grocery

The Straight Poop on Kitty Litter

By Kristie Snyder,
Marketing Assistant

Tom Shelley has five cats. He’s also very interested in sustainability issues, and trying to reduce household expenses in preparation for retirement, so he was shocked to find that he was spending $400 a year on disposal of cat litter – 50 to 60 pounds a week, heading straight to the landfill. (He estimated this to be 80 percent of his household’s non-recyclable waste.)

Shelley knew there had to be a better way. According to Judd Alexander, in his 1993 book In Defense of Garbage, over two million tons of cat litter ends up in landfills annually. And most of it is made of bentonite clay, a non-renewable, non-biodegradable product strip-mined from the earth for the sole purpose of being, well, pooped in. Shelley began researching compostable litters.

Read more: The Straight Poop on Kitty Litter

Choose to Eat

By Joe Romano,
Marketing Manager


What really interests me is whether God had any choice in the creation of the world.

 -Albert Einstein


Eating is a choice. We don’t have to eat. Sometimes people choose not to. Striking prisoners, for example, make the choice not to eat, as do some people protesting wars. While not eating is generally believed to significantly shorten one’s life expectancy, people choose other activities that shorten their lives every day. So, let’s begin with the premise that all eating is a choice. In some ways, it is one of our most personal and private choices. Thinking of every bite we ingest as a choice is an exercise in empowerment. It frees us from the mental chains that accompany so much of our thinking around food.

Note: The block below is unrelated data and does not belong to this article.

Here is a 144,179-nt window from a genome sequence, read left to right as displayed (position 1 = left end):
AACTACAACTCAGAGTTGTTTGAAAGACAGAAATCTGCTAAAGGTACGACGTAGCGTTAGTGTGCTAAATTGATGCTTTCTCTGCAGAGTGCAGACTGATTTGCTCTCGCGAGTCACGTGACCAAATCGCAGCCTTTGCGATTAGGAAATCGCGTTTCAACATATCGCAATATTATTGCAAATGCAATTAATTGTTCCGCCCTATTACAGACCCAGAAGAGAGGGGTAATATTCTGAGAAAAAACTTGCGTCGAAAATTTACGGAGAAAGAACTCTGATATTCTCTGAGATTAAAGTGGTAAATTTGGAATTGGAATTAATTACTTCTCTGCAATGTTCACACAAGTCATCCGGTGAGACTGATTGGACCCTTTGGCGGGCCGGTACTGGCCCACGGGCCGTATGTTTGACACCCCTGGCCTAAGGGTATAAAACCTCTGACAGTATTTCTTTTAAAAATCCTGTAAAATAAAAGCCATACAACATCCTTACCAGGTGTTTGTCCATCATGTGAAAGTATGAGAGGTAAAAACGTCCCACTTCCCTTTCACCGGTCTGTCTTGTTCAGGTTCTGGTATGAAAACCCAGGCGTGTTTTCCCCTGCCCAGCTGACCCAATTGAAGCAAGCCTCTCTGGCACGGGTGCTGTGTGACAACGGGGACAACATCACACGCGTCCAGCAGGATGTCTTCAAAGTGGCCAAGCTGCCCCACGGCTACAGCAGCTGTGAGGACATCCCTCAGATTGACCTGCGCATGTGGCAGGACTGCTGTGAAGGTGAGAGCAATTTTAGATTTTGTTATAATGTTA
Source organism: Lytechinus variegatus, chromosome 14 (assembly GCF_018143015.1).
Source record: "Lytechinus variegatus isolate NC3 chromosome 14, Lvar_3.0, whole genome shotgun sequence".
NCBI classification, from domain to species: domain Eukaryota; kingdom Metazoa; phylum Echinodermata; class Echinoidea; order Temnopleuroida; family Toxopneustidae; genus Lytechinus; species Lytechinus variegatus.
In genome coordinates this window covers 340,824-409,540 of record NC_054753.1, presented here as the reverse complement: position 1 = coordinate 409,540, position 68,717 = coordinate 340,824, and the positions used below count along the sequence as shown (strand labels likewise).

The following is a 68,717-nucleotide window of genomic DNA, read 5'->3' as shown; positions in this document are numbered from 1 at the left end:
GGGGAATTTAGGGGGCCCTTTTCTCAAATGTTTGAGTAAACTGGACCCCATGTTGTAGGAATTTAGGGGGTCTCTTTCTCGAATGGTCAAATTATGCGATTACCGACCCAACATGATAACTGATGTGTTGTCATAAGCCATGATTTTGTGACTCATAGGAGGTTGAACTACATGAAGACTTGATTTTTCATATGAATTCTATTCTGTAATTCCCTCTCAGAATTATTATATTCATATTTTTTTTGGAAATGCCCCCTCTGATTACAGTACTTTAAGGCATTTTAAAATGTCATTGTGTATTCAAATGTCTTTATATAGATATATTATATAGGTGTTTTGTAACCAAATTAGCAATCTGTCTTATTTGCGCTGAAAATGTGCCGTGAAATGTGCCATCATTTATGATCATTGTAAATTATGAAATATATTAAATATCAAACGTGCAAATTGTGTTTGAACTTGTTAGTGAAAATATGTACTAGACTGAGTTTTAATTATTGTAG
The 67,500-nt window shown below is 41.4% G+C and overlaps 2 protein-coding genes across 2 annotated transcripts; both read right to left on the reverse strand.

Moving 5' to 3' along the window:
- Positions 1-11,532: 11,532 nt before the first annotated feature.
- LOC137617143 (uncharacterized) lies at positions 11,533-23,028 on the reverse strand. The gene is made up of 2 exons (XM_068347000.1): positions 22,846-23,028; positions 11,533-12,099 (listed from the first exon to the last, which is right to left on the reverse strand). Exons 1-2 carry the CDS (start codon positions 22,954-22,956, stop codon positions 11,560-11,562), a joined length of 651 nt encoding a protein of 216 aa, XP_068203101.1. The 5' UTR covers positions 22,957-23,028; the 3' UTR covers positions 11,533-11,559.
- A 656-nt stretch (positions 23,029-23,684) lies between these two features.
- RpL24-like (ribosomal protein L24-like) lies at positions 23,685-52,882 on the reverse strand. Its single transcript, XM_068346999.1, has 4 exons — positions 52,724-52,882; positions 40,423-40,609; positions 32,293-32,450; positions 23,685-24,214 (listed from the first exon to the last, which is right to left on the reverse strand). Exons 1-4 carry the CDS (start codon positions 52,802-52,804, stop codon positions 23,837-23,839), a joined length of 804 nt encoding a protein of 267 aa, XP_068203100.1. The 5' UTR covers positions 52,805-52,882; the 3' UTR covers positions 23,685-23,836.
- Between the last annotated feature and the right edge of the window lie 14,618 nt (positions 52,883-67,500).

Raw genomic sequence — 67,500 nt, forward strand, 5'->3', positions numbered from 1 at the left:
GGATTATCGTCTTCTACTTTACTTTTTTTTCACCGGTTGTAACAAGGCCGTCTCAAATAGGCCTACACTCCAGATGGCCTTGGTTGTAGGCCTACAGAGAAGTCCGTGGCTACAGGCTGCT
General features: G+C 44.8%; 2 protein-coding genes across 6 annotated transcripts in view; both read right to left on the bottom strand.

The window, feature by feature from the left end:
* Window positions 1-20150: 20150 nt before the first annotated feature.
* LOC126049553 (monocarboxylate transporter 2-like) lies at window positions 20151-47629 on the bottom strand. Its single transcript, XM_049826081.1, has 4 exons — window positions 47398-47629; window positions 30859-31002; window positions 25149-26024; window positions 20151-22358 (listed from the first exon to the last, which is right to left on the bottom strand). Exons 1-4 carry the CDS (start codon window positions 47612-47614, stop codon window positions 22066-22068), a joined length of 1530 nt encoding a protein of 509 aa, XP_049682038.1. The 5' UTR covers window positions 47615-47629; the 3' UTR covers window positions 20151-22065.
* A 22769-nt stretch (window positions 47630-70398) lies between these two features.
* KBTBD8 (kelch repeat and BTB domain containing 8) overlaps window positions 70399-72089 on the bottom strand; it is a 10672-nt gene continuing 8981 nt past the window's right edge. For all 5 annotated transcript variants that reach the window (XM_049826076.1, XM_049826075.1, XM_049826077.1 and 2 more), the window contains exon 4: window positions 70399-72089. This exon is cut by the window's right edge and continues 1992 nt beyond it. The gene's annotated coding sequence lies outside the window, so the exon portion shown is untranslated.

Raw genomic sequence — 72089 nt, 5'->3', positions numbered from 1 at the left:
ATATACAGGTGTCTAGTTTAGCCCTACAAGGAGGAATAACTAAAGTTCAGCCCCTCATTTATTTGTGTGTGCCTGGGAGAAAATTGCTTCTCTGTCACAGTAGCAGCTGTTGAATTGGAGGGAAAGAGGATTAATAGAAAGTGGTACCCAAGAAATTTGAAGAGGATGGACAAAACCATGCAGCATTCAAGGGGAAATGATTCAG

Read more: Choose to Eat

 

Page 5 of 6

«StartPrev123456NextEnd»

New in Grocery

Getting Back to Basics

Adam Morris,
Grocery Manager

Students-Eating-Lunch-smTrying to stretch your shopping dollars? Look for new low-priced BASICS — beans, pasta, yogurt, and more.

We've expanded our BASICS items again! Our buyers have worked hard to bring new deals and new low prices to our members and shoppers so you can keep your shelves stocked with basic pantry staples without breaking the bank. We've got organic vegetable broth from Field Day at $1.99 per quart! Perfect as the foundation for budget-stretching soups. And that's just the start —look for organic canned black beans for 99¢ per can! Seven Stars organic low-fat plain and whole-milk plain yogurt in quart sizes for $3.79! (That's a brand-new low price for this delicious regional product.) We've added stoneground wheat crackers at $1.99, and organic penne for $1.99. Pair it with our new BASICS organic tomato basil pasta sauce at $2.99! These are in addition to our already-existing lineup of great basics prices — we'll continue to do our best to bring you great, healthy products at great prices!

farm-visit-reports

facebook logo pinterest badge_red Twitter-badge1

co-op-deals

blog-button